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Texting ban: Are drivers getting the message?

Copyright © 2017 Albuquerque Journal

SANTA FE – The goal of a statewide ban against texting while driving was to put the brakes on the dangerous habit among New Mexico drivers.

That doesn’t appear to be the case – at least so far.

In fact, there’s been a continued increase in the number of citations issued by State Police officers since the ban took effect three years ago, according to numbers obtained by the Journal.

Since July 2016, State Police have averaged roughly five citations a day for texting while driving, compared with an average of a little over one citation a day in the first months after the law hit the state’s books.

State Police Chief Pete Kassetas acknowledged earlier this week the law hasn’t been a major “policy push” for law enforcement, and said that it’s often difficult to enforce. That’s because State Police officers usually only issue citations when they can see a driver blatantly texting while behind the wheel or when they observe erratic driving.

Kassetas said he doesn’t know how many accidents have been caused by texting drivers, but he said the practice still appears to be prevalent.

“I’d be going out on a limb if I were to say it had changed behavior – I don’t know if it has or hasn’t,” Kassetas told the Journal. “But I’ve seen (drivers texting) many times on the interstate between Albuquerque and Santa Fe.”

In an attempt to curb the prevalence of texting while driving, Gov. Susana Martinez announced an ad campaign Friday that will run this month. The ad features a woman who answers a text message while driving and kills a child crossing the street.

But it was unclear whether additional state resources would be directed toward enforcement efforts.

State Police officers had issued 1,696 citations for texting while driving from July 2016 through mid-June, according to data provided in response to a request filed under the state’s Inspection of Public Records Act.

In the preceding year, from July 2015 through June 2016, there were 1,029 such citations issued – or fewer than three per day. And there were just 362 citations issued in the first 10 months after the law’s enactment in July 2014.

While enforcing the texting ban hasn’t been a top priority for State Police officers, Kassetas said the citation numbers may be going up due to officers’ increasing familiarity with the law.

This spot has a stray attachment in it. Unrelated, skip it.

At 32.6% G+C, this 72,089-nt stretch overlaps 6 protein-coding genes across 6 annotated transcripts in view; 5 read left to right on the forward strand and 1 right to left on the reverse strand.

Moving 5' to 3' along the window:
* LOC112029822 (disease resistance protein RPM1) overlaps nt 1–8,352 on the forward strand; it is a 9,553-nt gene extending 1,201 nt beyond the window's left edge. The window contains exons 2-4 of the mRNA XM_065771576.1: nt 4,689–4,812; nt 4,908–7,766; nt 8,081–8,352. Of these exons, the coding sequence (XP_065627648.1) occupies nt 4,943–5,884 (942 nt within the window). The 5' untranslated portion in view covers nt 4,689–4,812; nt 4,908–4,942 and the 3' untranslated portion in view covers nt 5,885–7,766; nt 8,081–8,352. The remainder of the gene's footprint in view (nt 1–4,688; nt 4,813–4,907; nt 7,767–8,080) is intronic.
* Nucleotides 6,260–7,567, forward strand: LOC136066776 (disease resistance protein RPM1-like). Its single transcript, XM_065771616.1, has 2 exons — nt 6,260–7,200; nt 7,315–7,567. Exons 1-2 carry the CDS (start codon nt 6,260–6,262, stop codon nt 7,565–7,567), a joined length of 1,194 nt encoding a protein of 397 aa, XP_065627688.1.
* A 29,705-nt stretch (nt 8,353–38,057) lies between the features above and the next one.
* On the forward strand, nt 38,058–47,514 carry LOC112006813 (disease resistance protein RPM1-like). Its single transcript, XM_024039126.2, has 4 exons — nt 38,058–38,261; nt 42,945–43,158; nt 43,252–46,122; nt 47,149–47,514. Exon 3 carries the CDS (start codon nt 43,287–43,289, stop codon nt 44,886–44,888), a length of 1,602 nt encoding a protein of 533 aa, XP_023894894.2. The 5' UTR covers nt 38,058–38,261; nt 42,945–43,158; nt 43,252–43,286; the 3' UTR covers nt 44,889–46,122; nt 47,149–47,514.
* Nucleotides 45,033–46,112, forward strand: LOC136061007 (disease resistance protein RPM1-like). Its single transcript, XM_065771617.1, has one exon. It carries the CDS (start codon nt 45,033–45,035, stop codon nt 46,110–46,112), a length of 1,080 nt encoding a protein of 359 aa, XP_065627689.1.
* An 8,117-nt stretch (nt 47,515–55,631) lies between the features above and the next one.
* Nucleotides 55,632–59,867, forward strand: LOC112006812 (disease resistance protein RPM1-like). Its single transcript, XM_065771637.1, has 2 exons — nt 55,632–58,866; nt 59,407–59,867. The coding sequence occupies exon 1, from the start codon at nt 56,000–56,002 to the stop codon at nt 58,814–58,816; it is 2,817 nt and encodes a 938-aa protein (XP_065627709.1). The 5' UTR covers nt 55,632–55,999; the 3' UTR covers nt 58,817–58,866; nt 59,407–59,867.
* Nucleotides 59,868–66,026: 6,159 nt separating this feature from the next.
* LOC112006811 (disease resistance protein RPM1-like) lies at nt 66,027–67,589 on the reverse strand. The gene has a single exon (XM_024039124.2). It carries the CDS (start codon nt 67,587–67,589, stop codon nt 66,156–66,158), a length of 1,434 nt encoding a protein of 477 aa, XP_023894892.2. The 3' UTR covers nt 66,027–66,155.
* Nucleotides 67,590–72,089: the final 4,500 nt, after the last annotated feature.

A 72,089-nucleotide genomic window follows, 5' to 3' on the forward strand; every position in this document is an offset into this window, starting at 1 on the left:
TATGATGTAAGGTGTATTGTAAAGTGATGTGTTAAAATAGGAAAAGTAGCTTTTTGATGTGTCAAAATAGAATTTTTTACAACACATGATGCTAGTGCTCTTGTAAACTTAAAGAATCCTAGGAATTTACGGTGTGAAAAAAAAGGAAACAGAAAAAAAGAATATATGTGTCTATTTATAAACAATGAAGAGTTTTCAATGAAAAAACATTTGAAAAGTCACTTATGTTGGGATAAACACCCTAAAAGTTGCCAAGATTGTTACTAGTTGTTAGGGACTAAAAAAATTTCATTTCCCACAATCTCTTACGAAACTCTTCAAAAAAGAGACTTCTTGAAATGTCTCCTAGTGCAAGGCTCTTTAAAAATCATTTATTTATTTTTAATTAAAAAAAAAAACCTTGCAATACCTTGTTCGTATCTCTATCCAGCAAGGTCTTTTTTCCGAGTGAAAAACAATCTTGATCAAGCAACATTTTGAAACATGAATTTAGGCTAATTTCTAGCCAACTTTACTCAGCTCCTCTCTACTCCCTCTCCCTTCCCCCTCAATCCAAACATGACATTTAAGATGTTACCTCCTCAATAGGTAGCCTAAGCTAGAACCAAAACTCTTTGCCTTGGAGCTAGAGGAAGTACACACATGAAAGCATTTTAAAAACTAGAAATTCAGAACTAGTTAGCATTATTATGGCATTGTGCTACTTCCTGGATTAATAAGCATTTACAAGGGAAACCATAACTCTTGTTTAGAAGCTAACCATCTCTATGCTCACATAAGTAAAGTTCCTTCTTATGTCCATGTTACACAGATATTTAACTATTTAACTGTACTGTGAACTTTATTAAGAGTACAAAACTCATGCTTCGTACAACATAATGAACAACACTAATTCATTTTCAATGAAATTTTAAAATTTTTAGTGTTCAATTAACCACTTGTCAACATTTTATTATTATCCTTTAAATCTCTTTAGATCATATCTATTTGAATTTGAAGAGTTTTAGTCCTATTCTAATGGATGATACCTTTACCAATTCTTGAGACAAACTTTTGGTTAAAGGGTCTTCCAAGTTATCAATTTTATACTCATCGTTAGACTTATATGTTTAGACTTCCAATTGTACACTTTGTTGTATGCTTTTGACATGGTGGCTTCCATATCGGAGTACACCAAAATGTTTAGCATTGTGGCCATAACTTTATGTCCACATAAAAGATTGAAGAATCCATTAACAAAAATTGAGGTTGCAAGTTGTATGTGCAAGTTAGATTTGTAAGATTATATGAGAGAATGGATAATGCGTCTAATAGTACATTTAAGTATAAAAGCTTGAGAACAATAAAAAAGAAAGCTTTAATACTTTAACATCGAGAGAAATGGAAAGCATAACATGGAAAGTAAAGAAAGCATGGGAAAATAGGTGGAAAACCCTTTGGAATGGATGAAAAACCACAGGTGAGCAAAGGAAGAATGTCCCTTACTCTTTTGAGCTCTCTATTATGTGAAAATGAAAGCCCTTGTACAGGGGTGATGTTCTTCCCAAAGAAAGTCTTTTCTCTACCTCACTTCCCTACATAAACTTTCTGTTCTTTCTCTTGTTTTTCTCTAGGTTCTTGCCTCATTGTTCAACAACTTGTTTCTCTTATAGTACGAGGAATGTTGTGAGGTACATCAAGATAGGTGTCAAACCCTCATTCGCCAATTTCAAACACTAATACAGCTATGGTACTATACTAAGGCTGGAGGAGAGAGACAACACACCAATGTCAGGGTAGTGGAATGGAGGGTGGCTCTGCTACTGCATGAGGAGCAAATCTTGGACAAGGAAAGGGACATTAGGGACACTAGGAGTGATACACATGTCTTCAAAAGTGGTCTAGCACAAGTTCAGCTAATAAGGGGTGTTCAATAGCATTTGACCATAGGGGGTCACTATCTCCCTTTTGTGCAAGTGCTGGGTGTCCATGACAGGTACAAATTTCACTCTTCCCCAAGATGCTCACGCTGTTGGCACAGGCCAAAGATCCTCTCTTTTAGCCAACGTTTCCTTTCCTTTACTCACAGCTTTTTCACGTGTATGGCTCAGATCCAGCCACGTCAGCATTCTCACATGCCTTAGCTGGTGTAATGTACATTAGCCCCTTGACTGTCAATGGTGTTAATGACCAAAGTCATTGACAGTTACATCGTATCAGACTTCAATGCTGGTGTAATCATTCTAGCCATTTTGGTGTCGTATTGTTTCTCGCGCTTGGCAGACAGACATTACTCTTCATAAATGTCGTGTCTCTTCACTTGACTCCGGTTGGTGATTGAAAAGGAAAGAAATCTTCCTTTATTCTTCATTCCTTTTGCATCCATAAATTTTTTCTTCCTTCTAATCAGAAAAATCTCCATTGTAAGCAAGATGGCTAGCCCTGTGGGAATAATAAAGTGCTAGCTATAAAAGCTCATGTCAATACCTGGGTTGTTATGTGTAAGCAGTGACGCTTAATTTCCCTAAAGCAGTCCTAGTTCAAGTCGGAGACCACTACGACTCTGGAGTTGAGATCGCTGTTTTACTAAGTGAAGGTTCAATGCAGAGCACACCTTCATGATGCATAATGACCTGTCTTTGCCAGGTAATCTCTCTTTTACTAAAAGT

“Obviously, more officers are aware of the statute and are utilizing it,” he said.

New Mexico became the 43rd state in the nation to bar texting while driving when Martinez signed into law the 2014 bill, and other states have followed suit in the past few years. Currently, there are only three states – Arizona, Montana and Missouri – that do not have texting bans for drivers of all ages on their books, according to the National Conference of State Legislatures.

The New Mexico law not only bars drivers from texting while driving but also prohibits them from reading or viewing text messages while they’re stopped at traffic lights, though there’s an exception for summoning emergency assistance.

The fine for a first-time violation of the law is $25, and subsequent violations are punishable by a $50 fine. An attempt to increase the fine to $100 for a first violation passed the Senate but stalled in the House during this year’s 60-day legislative session.

Sen. Steven Neville, R-Aztec, who sponsored that legislation, said drivers might take note if the penalty were stiffer.

“It’s $25 for something that’s as statistically significant as drinking and driving – that’s not much of a penalty,” Neville said.

He also said the push for tougher penalties was prompted by the death of Michael Jakino of Farmington, who was killed while riding his motorcycle near Durango, Colo., in September 2015 in an accident caused by a distracted driver.

However, Kassetas said educating drivers about the risks of texting while driving could be more effective than increased penalties.

The new ad campaign announced Friday by the governor will attempt to accomplish that task, as it will feature ads, billboards and other materials aimed at reminding New Mexicans of the dangers of distracted driving.

In 2015, 42 percent of American high school students who had driven in the past 30 days reported sending a text message or email while driving, according to a survey by the federal Center for Disease Control and Prevention.

In addition to the state ban, Albuquerque, Santa Fe and Las Cruces are among the New Mexico cities that have their own ordinances against texting while driving.

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